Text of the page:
Traditionally, CT has viewed the therapeutic aliance as necessary for effective therapy but has taken the stand that much more than just a good therapeutic alliance is needed for effective treatment. Early discussions of CT emphasized establishing a strong collaborative relationship where therapist and client are working together towards shared goals and where the client is taking an active part. They presumed that a warm, empathic, trusting, accepting relationship is as important for CT as for most other forms of therapy. However, since most of the texts focused on CT's theory and technique, some readers overlooked this and assumed that the therapeutic relationship was unimportant in CT.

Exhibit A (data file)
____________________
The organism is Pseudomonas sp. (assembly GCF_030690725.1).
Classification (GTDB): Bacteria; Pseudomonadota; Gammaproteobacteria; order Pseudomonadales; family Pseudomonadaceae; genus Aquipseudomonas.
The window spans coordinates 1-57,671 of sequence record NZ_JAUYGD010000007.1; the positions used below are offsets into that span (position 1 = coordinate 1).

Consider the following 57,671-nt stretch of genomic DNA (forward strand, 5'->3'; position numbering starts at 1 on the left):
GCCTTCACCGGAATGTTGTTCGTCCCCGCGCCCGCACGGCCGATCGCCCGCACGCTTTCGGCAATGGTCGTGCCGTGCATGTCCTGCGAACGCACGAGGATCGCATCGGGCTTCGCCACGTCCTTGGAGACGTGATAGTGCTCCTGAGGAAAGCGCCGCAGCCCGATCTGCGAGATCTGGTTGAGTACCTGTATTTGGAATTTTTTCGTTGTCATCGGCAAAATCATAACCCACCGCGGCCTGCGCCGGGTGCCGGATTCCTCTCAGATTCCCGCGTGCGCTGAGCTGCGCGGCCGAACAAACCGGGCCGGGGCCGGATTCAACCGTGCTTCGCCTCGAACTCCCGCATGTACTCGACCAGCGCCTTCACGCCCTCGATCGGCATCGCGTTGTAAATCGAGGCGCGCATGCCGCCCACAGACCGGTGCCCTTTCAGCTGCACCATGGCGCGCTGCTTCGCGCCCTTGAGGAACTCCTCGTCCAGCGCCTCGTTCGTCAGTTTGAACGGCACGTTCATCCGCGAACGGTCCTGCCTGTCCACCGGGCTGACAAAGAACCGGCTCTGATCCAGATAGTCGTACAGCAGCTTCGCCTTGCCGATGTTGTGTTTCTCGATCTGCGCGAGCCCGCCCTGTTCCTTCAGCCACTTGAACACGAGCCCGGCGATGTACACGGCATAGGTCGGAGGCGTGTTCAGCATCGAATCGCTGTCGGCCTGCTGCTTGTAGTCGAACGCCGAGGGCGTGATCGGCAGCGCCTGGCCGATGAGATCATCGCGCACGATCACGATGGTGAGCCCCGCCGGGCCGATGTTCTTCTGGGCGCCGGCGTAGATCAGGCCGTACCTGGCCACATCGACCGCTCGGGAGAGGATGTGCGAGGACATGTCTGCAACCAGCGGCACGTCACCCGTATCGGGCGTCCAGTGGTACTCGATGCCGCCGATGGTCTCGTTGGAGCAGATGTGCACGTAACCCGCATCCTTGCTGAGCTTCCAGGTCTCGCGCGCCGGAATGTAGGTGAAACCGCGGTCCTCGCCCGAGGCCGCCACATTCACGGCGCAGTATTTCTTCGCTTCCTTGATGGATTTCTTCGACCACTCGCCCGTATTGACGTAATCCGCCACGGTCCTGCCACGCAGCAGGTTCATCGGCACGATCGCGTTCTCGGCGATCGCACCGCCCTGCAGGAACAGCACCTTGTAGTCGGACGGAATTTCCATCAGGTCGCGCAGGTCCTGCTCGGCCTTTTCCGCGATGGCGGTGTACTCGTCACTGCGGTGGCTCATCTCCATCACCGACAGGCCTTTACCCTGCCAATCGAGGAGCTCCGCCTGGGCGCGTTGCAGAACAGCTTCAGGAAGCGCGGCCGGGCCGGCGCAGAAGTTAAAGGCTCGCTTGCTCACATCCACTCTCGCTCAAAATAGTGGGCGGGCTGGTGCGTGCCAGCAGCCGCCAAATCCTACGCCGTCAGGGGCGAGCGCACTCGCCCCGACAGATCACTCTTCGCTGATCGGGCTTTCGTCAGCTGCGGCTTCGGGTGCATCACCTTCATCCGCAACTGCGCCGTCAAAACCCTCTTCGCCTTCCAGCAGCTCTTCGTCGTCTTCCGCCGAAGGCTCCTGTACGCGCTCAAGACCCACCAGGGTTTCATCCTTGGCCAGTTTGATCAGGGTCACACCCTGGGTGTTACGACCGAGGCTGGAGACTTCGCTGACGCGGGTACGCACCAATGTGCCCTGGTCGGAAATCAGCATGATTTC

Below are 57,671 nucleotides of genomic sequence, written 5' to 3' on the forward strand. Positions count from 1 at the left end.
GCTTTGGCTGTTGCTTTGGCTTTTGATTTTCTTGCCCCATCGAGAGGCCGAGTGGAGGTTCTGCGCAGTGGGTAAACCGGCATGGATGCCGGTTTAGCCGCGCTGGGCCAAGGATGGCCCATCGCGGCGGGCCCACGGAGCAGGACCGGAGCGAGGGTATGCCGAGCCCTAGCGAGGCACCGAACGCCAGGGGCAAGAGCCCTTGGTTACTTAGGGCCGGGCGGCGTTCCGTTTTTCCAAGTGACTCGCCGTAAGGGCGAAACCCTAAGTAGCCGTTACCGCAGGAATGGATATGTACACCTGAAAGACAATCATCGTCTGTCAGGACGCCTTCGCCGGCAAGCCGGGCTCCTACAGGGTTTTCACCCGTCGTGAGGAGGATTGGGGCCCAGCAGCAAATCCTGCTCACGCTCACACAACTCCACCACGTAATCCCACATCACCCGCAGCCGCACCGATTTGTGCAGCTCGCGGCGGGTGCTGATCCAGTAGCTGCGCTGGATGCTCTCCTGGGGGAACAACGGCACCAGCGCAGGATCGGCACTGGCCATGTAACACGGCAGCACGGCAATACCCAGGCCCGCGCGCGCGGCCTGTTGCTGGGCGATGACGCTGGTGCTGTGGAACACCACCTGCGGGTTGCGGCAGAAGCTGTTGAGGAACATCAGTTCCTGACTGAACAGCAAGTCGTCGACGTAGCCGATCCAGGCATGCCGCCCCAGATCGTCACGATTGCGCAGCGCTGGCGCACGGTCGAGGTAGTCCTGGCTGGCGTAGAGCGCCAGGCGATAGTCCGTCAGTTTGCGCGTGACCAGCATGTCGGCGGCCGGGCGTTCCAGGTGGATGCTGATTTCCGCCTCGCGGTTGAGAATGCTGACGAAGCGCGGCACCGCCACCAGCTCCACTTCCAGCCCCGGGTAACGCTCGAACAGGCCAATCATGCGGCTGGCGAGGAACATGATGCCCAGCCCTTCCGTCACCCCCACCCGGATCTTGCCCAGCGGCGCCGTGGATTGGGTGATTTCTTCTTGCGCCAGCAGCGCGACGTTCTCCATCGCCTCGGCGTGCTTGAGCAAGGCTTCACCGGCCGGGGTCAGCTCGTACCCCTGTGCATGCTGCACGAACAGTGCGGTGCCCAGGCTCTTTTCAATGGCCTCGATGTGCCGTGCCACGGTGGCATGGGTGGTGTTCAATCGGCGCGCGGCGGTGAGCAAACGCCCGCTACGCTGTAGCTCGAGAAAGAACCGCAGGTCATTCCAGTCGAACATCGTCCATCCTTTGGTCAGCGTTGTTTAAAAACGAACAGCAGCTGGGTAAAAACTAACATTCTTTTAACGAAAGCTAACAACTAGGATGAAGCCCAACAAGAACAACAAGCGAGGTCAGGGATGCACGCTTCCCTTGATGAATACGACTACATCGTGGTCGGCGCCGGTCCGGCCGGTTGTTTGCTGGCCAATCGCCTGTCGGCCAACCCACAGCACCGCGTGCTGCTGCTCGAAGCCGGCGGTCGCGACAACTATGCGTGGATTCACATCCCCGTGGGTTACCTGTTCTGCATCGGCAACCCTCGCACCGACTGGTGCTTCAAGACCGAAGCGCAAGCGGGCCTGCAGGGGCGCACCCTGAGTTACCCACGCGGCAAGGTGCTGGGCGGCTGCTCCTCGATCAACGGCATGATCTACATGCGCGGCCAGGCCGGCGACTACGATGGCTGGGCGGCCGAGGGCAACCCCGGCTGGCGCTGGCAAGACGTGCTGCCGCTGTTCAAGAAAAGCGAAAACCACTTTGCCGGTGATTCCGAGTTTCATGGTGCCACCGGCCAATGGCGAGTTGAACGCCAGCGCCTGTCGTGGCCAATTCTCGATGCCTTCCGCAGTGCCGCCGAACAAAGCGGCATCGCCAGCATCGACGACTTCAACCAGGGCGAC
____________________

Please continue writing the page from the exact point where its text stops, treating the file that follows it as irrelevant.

The interpersonal aspects of CT have been discussed more explicitly in recent years, particularly in discussions of CT with personality disorders.
In terms of the relationship between therapeutic alliance and therapy outcome, we would predict that a poor therapeutic alliance would predict poor outcome whether or not the technical aspects of CT (as measured by one of the CT checklists) were well done, that a good therapeutic alliance without good CT technique would predict moderately positive outcome, and a good therapeutic alliance in combination with good CT technique would predict the best outcome.
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